Lib Dems face tricky by-election after Huhne pleads guilty

Former Lib Dem Energy Secretary announces that he will resign his Eastleigh seat after changing his plea to guilty following the opening of his trial.

Ever since he was charged with perverting the course of justice in February 2012 after allegedly asking his former wife Vicky Pryce to accept speeding points on his behalf, Chris Huhne has insisted he is an innocent man. But today as his trial opened at Southwark crown court, the former Lib Dem Energy Secretary stunned everyone by changing his plea to guilty. 

While Huhne could technically remain as an MP if imprisoned for less than a year, the Lib Dems will now almost certainly face a difficult by-election in Eastleigh, where they currently have a majority of 3,864 and where the Conservatives finished second in 2010.

For the Tories, who have included 20 Lib Dem MPs on their 2015 target list of 40, the contest will be an early test of their ability to take seats off Clegg's party. But with UKIP likely to pour resources into the constituency (Nigel Farage will surely consider standing), a split in the right-wing vote could yet save the Lib Dems. The contest is also a test of whether Labour supporters are still prepared to vote tactically for the Lib Dems in order to keep the Tories out. 

To have any hope of achieving a majority in 2015, the Conservatives have to win seats like Eastleigh. If they fail to do so, and if Cameron's EU referendum pledge proves to have done little to dent UKIP's appeal, Tory MPs will feel emboldened to voice further doubts over the PM's leadership. 

Update: In a short statement outside the court, Huhne said: "I have pleaded guilty today. I am unable to say more while there is an outstanding trial. But having taken responsibility for something that happened 10 years ago the only proper course of action for me is to resign my Eastleigh seat in parliament which I will do very shortly. And that's all I'm able to say today."

The by-election is on. Nigel Farage has said he will decide in the next 24-48 hours whether to stand.

Here's what the 2010 result looked like. 

Chris Huhne (Liberal Democrat) 24,966 (46.5%) +8.2%

Maria Hutchings (Conservative) 21,102 (39.3%) +2.1%

Leo Barraclough (Labour) 5,153 (9.6%) -11.5%

Ray Finch (UKIP) 1,933 (3.6%) +0.2%

Tony Pewsey (English Democrats) 249 (0.5%) N/A

Dave Stone (Independent) 154 (0.3%) N/A

Keith Low (National Liberal Party - Third Way) 93 (0.2%) N/A

Majority: 3,864 (7.2%) 

Former Liberal Democrat Energy Secretary Chris Huhne pleaded guilty to perverting the course of justice. Photograph: Getty Images.

George Eaton is political editor of the New Statesman.

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Jeremy Corbyn's Labour conference speech shows how he's grown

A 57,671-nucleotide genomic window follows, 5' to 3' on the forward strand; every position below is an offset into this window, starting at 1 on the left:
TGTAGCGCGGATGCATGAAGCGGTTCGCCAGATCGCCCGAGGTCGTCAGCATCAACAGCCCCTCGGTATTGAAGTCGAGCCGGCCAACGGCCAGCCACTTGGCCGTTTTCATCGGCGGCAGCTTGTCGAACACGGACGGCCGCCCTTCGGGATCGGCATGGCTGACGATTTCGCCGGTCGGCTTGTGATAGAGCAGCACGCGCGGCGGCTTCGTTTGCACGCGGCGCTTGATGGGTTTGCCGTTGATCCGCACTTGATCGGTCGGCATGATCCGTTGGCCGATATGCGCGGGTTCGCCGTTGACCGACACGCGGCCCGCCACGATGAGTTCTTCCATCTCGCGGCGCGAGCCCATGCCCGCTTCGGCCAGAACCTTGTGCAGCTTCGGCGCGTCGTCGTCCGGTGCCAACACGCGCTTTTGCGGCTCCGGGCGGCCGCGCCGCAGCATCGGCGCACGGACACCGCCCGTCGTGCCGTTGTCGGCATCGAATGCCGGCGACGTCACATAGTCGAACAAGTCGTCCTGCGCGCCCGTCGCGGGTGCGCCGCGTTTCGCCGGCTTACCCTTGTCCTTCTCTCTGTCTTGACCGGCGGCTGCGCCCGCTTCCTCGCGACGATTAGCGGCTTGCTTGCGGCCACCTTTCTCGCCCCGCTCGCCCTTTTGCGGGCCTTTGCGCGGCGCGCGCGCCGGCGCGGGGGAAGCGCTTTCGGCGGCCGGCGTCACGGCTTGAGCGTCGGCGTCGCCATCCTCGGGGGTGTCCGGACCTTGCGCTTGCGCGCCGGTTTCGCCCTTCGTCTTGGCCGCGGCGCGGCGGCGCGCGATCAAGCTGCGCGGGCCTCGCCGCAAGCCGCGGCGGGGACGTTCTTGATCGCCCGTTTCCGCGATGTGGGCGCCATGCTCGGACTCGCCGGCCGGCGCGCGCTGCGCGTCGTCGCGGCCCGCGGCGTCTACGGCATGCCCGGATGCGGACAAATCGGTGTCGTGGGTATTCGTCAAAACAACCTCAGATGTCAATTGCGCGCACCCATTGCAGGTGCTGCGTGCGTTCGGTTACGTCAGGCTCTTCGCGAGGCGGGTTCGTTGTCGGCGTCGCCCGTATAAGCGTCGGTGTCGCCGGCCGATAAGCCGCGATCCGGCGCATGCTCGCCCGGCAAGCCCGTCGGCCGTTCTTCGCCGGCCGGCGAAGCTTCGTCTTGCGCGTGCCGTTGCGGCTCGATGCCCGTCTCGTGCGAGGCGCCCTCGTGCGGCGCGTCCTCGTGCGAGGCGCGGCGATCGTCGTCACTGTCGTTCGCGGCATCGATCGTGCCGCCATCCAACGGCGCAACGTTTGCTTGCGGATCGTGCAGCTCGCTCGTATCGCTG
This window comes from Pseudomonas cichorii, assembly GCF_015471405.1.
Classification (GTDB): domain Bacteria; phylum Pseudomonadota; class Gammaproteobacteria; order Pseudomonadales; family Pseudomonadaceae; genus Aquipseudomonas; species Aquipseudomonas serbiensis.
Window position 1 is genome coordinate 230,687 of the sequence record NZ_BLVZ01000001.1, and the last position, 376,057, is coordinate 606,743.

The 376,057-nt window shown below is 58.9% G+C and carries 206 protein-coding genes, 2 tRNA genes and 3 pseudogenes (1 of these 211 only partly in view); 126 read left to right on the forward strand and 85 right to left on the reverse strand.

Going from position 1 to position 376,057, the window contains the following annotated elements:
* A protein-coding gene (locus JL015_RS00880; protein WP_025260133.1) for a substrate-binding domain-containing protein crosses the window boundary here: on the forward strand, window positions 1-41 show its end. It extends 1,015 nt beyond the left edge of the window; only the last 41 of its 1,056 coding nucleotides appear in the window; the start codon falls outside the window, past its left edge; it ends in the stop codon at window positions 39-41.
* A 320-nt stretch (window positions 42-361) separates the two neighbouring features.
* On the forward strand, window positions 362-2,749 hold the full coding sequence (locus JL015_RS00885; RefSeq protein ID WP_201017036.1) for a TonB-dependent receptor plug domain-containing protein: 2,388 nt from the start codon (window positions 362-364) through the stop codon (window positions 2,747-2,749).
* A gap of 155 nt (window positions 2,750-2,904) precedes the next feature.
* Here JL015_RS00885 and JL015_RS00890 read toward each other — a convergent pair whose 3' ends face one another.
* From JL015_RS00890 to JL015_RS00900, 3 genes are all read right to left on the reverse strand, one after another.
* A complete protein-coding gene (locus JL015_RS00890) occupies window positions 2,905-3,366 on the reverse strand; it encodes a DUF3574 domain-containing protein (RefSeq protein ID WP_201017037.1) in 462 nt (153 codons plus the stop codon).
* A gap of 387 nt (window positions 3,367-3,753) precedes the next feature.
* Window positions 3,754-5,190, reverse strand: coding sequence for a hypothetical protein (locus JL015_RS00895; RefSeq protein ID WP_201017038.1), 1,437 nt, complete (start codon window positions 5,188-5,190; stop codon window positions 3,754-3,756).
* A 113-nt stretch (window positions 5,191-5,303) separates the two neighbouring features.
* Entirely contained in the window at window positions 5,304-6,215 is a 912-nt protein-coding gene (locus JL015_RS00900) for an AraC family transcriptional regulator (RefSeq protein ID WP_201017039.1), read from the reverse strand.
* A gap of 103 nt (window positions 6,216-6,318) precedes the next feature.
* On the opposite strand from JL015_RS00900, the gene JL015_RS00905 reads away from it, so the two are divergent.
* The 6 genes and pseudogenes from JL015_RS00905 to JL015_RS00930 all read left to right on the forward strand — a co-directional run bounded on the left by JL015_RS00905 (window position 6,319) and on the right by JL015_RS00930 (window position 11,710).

The leader's confident address will have impressed even his fiercest foes. 

It is not just Jeremy Corbyn’s mandate that has been improved by his re-election. The Labour leader’s conference speech was, by some distance, the best he has delivered. He spoke with far greater confidence, clarity and energy than previously. From its self-deprecating opening onwards ("Virgin Trains assure me there are 800 empty seats") we saw a leader improved in almost every respect. 

Even Corbyn’s firecest foes will have found less to take issue with than they may have anticipated. He avoided picking a fight on Trident (unlike last year), delivered his most forceful condemnation of anti-Semitism (“an evil”) and, with the exception of the Iraq war, avoided attacks on New Labour’s record. The video which preceded his arrival, and highlighted achievements from the Blair-Brown years, was another olive branch. But deselection, which Corbyn again refused to denounce, will remain a running sore (MPs alleged that Hillsborough campaigner Sheila Coleman, who introduced Corbyn, is seeking to deselect Louise Ellman and backed the rival TUSC last May).

Corbyn is frequently charged with lacking policies. But his lengthy address contained several new ones: the removal of the cap on council borrowing (allowing an extra 60,000 houses to be built), a ban on arms sales to abusive regimes and an arts pupil premium in every primary school.

On policy, Corbyn frequently resembles Ed Miliband in his more radical moments, unrestrained by Ed Balls and other shadow cabinet members. He promised £500bn of infrastructure investment (spread over a decade with £150bn from the private sector), “a real living wage”, the renationalisation of the railways, rent controls and a ban on zero-hours contracts.

Labour’s greatest divisions are not over policy but rules, strategy and culture. Corbyn’s opponents will charge him with doing far too little to appeal to the unconverted - Conservative voters most of all. But he spoke with greater conviction than before of preparing for a general election (acknowledging that Labour faced an arithmetical “mountain”) and successfully delivered the attack lines he has often shunned.

“Even Theresa May gets it, that people want change,” he said. “That’s why she stood on the steps of Downing Street and talked about the inequalities and burning injustices in today’s Britain. She promised a country: ‘that works not for a privileged few but for every one of us’. But even if she manages to talk the talk, she can’t walk the walk. This isn’t a new government, it’s David Cameron’s government repackaged with progressive slogans but with a new harsh right-wing edge, taking the country backwards and dithering before the historic challenges of Brexit.”

After a second landslide victory, Corbyn is, for now, unassailable. Many MPs, having voted no confidence in him, will never serve on the frontbench. But an increasing number, recognising Corbyn’s immovability, speak once again of seeking to “make it work”. For all the ructions of this summer, Corbyn’s speech will have helped to persuade them that they can.

George Eaton is political editor of the New Statesman.